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The nature of prisons as places where confinement is a form of punishment has made efforts to reform them difficult. Steven Niedbala writes on the history of American prison architecture since the early 19th century. He argues that the ways prisons have been reformed – architecturally and relationally – have simply displaced the punitive nature of the prison system rather than offered genuine change.

In the United States, prison reformers remain divided on the question of how officials and architects should address the archaic, cruel conditions that characterize jails – also known as carceral institutions. While New York City officials recently decided to close the notorious jail on Riker’s Island by 2027, activists have criticized the city’s decision to replace the institution with several new neighborhood facilities . In their view, new institutions, no matter how sleek and modern in appearance, will simply displace problems associated with confinement as a punitive practice. The historical record supports their contention – a glance at federal campaigns for prison reform in the mid-twentieth century demonstrates the problem with reform programs that fail to address the ethics of incarceration as a practice.

Standardizing imprisonment

Since the late nineteenth century, penal reformers have lamented the fact that the United States has lacked a centralized administrative body to oversee the construction and administration of prisons. Individual states were responsible for developing their own prison system, to the extent that reporting on American prison practices for the French government in 1833, Alexis de Tocqueville and Gustave Beaumont noted that national reform efforts ran against the fact that each state “preserve[d] their entire individual independence, and each of them [was] sovereign master to rule itself according to its own pleasure.” This lack of uniformity became more pronounced after the Civil War. During this time, southern legislatures built new prisons on the grounds of former plantations and codified discriminatory legal codes that targeted recently emancipated persons of color. The result was a system of legally sanctioned forced labor that revived the racial order before the Civil War that was thought to have perished with the end of slavery . While northern reformers criticized the unequal application of justice in the south, their efforts were limited to the development of model institutions that failed to improve prison conditions on a national scale.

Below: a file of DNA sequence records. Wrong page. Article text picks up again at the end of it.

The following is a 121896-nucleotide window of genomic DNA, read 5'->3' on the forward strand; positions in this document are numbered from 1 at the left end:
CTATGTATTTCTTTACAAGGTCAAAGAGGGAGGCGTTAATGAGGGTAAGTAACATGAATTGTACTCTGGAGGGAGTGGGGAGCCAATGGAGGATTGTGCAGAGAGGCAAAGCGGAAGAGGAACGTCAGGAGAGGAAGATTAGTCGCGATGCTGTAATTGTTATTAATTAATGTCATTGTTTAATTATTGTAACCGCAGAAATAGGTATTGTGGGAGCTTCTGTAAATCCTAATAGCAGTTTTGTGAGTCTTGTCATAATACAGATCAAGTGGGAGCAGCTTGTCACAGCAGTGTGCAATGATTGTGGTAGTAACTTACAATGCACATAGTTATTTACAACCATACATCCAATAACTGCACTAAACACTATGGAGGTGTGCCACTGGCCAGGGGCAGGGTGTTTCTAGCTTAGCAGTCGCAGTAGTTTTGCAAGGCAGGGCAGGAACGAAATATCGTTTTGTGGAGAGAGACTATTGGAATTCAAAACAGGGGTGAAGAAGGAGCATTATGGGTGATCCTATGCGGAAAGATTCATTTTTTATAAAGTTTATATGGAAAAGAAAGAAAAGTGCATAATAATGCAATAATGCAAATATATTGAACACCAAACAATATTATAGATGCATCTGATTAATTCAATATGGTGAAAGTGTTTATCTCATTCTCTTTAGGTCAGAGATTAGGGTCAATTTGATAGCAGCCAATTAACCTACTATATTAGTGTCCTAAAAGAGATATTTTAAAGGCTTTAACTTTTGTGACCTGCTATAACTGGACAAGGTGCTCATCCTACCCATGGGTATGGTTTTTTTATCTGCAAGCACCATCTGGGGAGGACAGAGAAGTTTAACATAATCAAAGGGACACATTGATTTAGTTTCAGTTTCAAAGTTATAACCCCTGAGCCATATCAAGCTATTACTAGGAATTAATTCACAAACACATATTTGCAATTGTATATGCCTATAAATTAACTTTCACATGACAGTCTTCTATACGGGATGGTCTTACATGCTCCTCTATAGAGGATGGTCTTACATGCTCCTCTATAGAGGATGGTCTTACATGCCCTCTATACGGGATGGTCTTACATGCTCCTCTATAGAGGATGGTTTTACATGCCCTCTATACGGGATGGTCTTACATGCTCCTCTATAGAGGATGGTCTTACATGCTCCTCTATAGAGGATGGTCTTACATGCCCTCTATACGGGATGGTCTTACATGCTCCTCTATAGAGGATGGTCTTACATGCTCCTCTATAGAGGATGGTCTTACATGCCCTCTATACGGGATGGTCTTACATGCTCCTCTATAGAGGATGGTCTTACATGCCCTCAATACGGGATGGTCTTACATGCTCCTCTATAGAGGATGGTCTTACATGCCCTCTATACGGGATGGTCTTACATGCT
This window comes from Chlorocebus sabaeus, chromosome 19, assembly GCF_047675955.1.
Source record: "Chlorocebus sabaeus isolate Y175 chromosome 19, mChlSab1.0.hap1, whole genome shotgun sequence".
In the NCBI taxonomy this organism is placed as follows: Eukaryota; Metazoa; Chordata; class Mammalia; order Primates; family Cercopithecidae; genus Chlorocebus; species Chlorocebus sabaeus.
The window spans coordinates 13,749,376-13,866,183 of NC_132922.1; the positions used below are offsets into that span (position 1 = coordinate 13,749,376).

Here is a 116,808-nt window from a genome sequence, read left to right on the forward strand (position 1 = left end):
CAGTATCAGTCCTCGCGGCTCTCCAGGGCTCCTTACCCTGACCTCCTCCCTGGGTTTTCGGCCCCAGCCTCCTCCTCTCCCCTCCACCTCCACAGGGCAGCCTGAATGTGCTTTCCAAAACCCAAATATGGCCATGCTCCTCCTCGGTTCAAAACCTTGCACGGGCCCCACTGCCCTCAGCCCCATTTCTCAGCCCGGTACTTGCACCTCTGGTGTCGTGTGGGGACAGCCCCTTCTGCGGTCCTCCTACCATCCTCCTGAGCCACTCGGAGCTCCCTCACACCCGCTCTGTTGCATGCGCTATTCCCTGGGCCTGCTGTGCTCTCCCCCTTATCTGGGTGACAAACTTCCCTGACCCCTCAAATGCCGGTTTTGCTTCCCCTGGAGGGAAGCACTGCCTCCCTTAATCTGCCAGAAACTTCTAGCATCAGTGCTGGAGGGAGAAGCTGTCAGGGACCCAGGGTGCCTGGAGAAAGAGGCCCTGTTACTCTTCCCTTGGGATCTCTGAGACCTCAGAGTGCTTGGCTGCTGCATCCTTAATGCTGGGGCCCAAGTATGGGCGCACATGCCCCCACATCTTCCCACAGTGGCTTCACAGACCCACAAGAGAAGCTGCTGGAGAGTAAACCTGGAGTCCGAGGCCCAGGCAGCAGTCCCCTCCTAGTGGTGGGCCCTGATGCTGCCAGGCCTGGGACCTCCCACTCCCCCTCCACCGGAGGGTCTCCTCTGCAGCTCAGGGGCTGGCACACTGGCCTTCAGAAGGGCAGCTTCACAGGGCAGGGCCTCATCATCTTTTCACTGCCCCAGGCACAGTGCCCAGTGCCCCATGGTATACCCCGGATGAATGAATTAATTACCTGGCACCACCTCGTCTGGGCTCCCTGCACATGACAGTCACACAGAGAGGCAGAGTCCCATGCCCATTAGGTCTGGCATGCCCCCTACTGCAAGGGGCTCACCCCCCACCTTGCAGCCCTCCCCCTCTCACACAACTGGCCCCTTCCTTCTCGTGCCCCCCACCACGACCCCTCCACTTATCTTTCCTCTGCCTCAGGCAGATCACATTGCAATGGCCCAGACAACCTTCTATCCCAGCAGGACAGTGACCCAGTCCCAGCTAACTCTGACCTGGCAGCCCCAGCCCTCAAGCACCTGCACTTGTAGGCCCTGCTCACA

Between the two world wars, the federal government of the United States launched an effort to standardize law enforcement and judicial practices across the nation. The fight against organized crime during the prohibition era led to the bureaucratization and expansion of the federal law enforcement system under the FBI’s first Director, J. Edgar Hoover. As Congress proscribed new interstate offences under federal law, the few institutions administered by the federal government proved inadequate to handle the expanded population of federal prisoners. In response, Congress formed the Federal Bureau of Prisons in 1930 to oversee the modernization of the federal prison system. Under the leadership of the ambitious penal bureaucrat James V. Bennett, the Bureau launched a campaign to build a national network of new federal institutions and to codify a body of modern penal standards.

Penal reformers and model institutions

While the federal government lacked the authority to intervene directly in the operation of state prison systems, the Bureau used its own modernization campaign as a model for state prison reform. To make modern penology attractive to rural prison administrators, the Bureau had to abandon older models of progressive penology. Throughout the nineteenth and early twentieth centuries, penal reformers largely relied on the development of model institutions to promote standard penal practices. A model institution implied an all-or-nothing approach to the modernization of a facility. Architects and penologists posited the ideal prison as a complex mechanism calibrated to influence the psychological and moral traits of the individual. The adoption of a given model meant that prison administrators had to implement strictly defined disciplinary routines and to follow precise architectural guidelines.

The numerous models proposed by reformers proved inadequate. An unexpected external change such as a sudden increase in the prisoner population could sabotage the complex calculus that governed an institution. Moreover, these models worked under a simplistic understanding of human behavior that often collapsed in the face of reality. For example, reform penologists in the early nineteenth century believed that depriving a prisoner of all human contact would drive them necessarily to remorse and reflection. Eastern Penitentiary in Philadelphia (Figure 1), constructed in 1830 as a demonstration of this principle, featured a variety of techniques to support the isolation of prisoners, including walled individual courtyards and blind skylights. Instead of being moved to penance, however, the prisoners found means of communicating with one another through the plumbing; others suffered from acute and violent forms of mental distress from the lack of human contact.

Figure 1 – John Haviland’s design for Eastern Penitentiary, Philadelphia, PA, 1830